The driveway of the West Virginia Humanities Council's headquarters, the McFarland-Hubbard House, was transformed from gravel to exposed aggregate. The new driveway has a historic look without the maintenance of the old surface.
Plantings that complement the historic McFarland-Hubbard House on Kanawha Avenue have been installed recently, with a flagstone walkway planned to tie in the front yard, at left in the photo, with the pergola that was added to the back of the house.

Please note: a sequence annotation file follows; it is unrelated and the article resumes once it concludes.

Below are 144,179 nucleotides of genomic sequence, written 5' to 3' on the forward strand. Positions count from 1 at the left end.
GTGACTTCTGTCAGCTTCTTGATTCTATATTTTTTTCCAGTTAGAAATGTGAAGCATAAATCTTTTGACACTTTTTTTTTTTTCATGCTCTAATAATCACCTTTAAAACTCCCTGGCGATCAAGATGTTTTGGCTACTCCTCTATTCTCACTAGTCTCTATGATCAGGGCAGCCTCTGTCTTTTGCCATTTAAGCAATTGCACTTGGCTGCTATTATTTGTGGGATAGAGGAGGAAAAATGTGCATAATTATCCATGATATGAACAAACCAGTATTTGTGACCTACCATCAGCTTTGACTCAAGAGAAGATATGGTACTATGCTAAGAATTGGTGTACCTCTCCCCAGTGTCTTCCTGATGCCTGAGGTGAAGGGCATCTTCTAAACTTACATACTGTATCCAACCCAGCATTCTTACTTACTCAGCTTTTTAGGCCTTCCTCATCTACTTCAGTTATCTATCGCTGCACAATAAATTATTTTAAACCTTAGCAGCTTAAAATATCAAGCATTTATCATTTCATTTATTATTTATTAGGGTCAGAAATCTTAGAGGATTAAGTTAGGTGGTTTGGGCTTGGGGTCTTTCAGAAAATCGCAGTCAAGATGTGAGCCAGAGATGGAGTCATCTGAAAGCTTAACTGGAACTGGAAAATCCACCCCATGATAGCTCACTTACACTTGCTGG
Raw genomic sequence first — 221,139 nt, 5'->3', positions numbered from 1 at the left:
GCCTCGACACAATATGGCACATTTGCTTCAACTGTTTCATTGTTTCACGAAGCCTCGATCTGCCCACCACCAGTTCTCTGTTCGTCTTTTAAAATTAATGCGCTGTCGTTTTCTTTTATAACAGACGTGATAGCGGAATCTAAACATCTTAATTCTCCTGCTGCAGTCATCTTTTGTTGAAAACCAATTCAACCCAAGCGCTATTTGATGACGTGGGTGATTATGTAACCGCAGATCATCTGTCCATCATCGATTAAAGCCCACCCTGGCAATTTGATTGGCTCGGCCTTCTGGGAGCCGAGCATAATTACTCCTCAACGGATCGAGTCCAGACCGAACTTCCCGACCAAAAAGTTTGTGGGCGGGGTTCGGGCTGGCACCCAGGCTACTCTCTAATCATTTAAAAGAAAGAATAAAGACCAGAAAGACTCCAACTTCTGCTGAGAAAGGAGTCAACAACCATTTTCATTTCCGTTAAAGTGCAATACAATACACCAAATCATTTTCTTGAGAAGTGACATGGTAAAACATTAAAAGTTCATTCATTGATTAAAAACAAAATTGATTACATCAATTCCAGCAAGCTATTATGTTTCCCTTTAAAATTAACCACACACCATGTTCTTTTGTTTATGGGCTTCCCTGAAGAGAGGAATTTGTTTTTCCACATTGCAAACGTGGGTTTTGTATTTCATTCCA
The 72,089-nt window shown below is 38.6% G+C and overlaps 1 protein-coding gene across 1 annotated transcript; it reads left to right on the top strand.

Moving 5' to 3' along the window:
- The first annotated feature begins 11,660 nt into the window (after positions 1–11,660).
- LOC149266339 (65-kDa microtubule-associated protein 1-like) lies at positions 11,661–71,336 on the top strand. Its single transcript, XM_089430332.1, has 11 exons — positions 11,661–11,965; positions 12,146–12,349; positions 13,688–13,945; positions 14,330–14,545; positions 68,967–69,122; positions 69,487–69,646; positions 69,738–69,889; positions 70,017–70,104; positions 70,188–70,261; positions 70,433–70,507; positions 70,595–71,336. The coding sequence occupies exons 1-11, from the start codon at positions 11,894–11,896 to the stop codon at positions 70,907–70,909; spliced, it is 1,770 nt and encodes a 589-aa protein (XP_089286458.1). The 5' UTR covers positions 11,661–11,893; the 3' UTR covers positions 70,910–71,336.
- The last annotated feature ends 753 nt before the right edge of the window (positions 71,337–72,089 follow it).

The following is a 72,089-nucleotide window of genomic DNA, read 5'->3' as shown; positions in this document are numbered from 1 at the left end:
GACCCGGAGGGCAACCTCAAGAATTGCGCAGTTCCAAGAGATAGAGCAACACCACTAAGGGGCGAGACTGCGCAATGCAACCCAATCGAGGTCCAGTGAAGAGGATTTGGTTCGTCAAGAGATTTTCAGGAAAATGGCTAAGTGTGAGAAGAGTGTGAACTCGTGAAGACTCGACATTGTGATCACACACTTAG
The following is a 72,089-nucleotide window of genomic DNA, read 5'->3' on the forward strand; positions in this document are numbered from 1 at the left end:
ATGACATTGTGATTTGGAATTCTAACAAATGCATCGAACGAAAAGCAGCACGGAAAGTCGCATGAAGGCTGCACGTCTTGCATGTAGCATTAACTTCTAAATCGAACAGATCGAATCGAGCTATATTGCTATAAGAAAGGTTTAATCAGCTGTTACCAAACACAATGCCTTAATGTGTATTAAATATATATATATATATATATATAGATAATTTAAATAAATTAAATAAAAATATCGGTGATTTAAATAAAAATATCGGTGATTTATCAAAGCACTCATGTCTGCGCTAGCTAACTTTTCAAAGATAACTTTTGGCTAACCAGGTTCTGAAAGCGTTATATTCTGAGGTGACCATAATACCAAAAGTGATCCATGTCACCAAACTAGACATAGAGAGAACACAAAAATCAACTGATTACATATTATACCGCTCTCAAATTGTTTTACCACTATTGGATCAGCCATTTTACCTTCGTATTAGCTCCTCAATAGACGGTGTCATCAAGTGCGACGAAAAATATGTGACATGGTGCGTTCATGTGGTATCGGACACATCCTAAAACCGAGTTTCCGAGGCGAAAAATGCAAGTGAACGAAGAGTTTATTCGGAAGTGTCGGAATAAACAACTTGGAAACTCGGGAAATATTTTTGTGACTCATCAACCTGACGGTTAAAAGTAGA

Catawbiense Rhododendrons and Firecracker Mountain Laurel were added to a side shade garden. Mountain Fire Pieris were already growing in the bed.
Oakleaf Hydrangea and pachysandra have been planted in beds near the original brick walkway of the McFarland-Hubbard House.